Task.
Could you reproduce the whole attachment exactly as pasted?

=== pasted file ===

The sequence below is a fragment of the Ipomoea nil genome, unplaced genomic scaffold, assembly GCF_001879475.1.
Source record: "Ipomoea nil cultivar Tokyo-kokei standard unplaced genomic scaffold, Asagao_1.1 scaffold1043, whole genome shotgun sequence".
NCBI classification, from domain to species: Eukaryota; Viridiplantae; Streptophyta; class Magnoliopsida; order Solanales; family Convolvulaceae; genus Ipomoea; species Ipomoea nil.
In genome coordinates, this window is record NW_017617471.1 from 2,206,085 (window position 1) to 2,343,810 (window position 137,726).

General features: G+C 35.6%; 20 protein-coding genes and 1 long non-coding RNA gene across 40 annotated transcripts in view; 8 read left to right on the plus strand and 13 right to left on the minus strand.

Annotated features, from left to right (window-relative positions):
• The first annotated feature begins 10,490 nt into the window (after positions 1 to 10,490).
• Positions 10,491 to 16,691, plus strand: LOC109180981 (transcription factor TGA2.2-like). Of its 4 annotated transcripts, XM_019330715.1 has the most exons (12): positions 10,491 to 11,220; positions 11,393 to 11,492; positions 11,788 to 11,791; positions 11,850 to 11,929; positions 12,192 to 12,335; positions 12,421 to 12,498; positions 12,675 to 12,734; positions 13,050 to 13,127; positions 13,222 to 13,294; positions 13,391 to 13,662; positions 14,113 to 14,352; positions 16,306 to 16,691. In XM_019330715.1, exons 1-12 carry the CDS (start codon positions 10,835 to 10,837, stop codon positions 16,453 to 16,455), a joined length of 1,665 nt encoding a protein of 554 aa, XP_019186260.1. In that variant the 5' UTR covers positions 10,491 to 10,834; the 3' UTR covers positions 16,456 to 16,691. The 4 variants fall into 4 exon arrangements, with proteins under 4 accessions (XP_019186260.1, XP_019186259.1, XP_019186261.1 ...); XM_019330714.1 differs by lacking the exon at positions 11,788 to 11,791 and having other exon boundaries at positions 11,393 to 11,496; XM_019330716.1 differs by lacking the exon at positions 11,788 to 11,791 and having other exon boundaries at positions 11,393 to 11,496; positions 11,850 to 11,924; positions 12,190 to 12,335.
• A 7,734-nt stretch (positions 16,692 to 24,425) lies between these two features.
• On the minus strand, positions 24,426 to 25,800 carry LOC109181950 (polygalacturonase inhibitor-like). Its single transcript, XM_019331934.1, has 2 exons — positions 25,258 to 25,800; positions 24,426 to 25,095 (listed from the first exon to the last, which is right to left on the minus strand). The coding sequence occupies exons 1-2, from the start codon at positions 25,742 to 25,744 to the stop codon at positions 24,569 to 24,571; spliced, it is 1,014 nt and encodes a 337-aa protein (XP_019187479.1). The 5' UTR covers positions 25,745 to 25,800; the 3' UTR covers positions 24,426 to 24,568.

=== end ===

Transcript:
The sequence below is a fragment of the Ipomoea nil genome, unplaced genomic scaffold, assembly GCF_001879475.1.
Source record: "Ipomoea nil cultivar Tokyo-kokei standard unplaced genomic scaffold, Asagao_1.1 scaffold1043, whole genome shotgun sequence".
NCBI classification, from domain to species: Eukaryota; Viridiplantae; Streptophyta; class Magnoliopsida; order Solanales; family Convolvulaceae; genus Ipomoea; species Ipomoea nil.
In genome coordinates, this window is record NW_017617471.1 from 2,206,085 (window position 1) to 2,343,810 (window position 137,726).

General features: G+C 35.6%; 20 protein-coding genes and 1 long non-coding RNA gene across 40 annotated transcripts in view; 8 read left to right on the plus strand and 13 right to left on the minus strand.

Annotated features, from left to right (window-relative positions):
• The first annotated feature begins 10,490 nt into the window (after positions 1 to 10,490).
• Positions 10,491 to 16,691, plus strand: LOC109180981 (transcription factor TGA2.2-like). Of its 4 annotated transcripts, XM_019330715.1 has the most exons (12): positions 10,491 to 11,220; positions 11,393 to 11,492; positions 11,788 to 11,791; positions 11,850 to 11,929; positions 12,192 to 12,335; positions 12,421 to 12,498; positions 12,675 to 12,734; positions 13,050 to 13,127; positions 13,222 to 13,294; positions 13,391 to 13,662; positions 14,113 to 14,352; positions 16,306 to 16,691. In XM_019330715.1, exons 1-12 carry the CDS (start codon positions 10,835 to 10,837, stop codon positions 16,453 to 16,455), a joined length of 1,665 nt encoding a protein of 554 aa, XP_019186260.1. In that variant the 5' UTR covers positions 10,491 to 10,834; the 3' UTR covers positions 16,456 to 16,691. The 4 variants fall into 4 exon arrangements, with proteins under 4 accessions (XP_019186260.1, XP_019186259.1, XP_019186261.1 ...); XM_019330714.1 differs by lacking the exon at positions 11,788 to 11,791 and having other exon boundaries at positions 11,393 to 11,496; XM_019330716.1 differs by lacking the exon at positions 11,788 to 11,791 and having other exon boundaries at positions 11,393 to 11,496; positions 11,850 to 11,924; positions 12,190 to 12,335.
• A 7,734-nt stretch (positions 16,692 to 24,425) lies between these two features.
• On the minus strand, positions 24,426 to 25,800 carry LOC109181950 (polygalacturonase inhibitor-like). Its single transcript, XM_019331934.1, has 2 exons — positions 25,258 to 25,800; positions 24,426 to 25,095 (listed from the first exon to the last, which is right to left on the minus strand). The coding sequence occupies exons 1-2, from the start codon at positions 25,742 to 25,744 to the stop codon at positions 24,569 to 24,571; spliced, it is 1,014 nt and encodes a 337-aa protein (XP_019187479.1). The 5' UTR covers positions 25,745 to 25,800; the 3' UTR covers positions 24,426 to 24,568.